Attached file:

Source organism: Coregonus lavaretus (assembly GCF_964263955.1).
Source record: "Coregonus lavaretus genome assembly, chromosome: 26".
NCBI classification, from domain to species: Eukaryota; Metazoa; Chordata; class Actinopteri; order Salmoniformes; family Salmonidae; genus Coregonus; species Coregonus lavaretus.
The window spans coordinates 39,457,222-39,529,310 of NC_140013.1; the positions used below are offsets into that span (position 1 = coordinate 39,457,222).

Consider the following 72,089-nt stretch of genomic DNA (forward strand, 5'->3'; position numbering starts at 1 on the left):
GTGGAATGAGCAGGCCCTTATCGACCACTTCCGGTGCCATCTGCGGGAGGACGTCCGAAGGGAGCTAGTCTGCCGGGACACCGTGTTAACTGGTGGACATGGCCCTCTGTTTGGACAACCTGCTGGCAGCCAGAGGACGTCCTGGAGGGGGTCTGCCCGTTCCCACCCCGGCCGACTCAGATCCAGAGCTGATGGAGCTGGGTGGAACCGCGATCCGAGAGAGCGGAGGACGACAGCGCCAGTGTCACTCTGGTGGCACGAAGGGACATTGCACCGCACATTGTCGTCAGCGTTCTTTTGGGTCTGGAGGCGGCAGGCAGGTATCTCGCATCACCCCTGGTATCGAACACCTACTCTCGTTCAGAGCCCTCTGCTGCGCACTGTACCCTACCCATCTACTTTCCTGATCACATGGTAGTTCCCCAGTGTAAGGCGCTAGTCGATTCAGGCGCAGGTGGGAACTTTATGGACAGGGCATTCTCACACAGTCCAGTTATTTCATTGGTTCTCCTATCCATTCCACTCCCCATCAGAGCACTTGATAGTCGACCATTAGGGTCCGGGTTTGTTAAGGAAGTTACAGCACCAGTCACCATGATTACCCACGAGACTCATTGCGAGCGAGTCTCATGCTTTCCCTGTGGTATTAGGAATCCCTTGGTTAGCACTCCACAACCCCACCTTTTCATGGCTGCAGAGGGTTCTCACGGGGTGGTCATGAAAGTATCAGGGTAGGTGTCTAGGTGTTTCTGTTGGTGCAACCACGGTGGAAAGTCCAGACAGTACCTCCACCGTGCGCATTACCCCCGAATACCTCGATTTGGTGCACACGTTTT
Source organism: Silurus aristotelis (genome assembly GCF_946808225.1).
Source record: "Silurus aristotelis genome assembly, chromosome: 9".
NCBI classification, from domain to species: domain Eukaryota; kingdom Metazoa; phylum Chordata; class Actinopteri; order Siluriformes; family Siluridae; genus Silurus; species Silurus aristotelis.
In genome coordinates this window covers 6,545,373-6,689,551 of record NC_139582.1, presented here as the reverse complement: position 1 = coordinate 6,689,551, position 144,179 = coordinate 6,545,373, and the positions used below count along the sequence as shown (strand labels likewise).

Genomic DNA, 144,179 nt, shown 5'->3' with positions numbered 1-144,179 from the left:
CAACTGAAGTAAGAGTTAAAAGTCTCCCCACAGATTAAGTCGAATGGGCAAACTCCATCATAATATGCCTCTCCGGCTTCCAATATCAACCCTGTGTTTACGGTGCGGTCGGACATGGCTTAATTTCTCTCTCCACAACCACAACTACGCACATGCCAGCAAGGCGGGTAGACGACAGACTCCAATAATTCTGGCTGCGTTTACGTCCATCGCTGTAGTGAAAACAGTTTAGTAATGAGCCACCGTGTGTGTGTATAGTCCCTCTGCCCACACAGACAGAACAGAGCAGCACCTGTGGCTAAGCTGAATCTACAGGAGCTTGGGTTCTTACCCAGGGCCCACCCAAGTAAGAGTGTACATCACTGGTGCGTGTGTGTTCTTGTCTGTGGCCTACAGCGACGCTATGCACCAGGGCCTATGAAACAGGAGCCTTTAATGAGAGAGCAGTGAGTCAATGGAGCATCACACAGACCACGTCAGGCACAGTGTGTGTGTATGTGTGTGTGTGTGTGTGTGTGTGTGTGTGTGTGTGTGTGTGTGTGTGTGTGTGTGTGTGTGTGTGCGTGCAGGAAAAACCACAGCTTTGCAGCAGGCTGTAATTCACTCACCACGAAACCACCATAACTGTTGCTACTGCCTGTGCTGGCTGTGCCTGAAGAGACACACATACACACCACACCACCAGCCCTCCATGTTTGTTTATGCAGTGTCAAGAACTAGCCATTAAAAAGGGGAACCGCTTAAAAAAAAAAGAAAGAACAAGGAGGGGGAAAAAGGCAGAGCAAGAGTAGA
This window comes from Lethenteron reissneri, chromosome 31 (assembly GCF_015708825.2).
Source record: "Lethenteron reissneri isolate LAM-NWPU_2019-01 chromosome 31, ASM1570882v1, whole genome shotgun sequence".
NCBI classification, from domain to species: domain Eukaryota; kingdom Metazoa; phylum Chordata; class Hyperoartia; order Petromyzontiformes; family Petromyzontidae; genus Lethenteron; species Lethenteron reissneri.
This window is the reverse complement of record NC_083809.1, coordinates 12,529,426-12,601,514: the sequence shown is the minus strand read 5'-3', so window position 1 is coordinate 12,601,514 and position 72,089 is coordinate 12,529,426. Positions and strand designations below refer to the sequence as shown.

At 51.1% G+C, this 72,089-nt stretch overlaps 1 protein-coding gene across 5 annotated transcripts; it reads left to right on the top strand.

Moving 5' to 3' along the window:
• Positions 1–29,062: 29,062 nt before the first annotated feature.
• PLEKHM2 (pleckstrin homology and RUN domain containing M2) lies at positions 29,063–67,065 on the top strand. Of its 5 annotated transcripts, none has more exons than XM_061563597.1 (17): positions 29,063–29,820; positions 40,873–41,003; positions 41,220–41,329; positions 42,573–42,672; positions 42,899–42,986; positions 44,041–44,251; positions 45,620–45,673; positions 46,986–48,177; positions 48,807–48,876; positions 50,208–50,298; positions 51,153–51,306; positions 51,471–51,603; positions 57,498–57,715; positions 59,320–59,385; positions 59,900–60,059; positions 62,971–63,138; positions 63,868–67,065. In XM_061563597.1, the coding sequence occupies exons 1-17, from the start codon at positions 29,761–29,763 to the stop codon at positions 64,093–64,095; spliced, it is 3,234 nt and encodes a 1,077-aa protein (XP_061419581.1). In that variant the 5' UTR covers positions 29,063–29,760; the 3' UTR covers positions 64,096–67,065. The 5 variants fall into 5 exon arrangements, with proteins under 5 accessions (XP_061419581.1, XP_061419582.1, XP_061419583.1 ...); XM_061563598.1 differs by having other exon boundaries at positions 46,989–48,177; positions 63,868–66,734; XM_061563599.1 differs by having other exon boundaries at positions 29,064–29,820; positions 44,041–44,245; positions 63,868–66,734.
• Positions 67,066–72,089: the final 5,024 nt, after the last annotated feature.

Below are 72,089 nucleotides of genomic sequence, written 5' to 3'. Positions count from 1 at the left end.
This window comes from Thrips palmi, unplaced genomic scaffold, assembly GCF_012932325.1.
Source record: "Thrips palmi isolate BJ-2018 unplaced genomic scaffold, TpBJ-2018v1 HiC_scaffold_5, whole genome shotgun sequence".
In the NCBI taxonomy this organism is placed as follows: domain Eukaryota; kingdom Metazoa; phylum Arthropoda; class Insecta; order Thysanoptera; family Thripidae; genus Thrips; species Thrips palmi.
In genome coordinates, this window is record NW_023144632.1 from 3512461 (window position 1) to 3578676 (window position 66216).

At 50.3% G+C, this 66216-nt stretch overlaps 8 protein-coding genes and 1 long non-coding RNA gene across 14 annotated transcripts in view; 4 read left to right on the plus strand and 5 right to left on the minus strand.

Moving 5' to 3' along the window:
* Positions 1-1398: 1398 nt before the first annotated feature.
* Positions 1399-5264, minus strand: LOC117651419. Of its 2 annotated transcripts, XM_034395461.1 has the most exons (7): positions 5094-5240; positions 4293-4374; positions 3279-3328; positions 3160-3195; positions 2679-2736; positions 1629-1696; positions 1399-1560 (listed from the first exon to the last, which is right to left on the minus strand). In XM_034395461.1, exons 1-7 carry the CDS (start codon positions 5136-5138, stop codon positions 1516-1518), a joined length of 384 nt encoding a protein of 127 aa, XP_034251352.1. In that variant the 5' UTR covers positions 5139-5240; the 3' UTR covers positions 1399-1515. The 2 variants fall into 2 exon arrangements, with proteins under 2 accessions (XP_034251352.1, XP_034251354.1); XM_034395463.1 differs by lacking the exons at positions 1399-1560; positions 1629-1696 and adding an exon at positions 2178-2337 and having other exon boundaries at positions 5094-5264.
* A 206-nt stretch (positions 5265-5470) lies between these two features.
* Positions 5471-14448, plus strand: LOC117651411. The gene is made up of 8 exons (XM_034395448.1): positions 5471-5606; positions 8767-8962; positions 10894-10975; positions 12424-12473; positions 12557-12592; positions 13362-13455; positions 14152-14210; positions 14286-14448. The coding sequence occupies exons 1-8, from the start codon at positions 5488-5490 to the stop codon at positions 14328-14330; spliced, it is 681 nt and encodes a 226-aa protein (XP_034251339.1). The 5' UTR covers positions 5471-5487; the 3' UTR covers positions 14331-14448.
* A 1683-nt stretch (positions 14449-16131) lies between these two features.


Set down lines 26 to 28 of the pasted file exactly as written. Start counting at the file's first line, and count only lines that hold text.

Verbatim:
In genome coordinates, this window is record NW_023144632.1 from 3512461 (window position 1) to 3578676 (window position 66216).

At 50.3% G+C, this 66216-nt stretch overlaps 8 protein-coding genes and 1 long non-coding RNA gene across 14 annotated transcripts in view; 4 read left to right on the plus strand and 5 right to left on the minus strand.

Moving 5' to 3' along the window: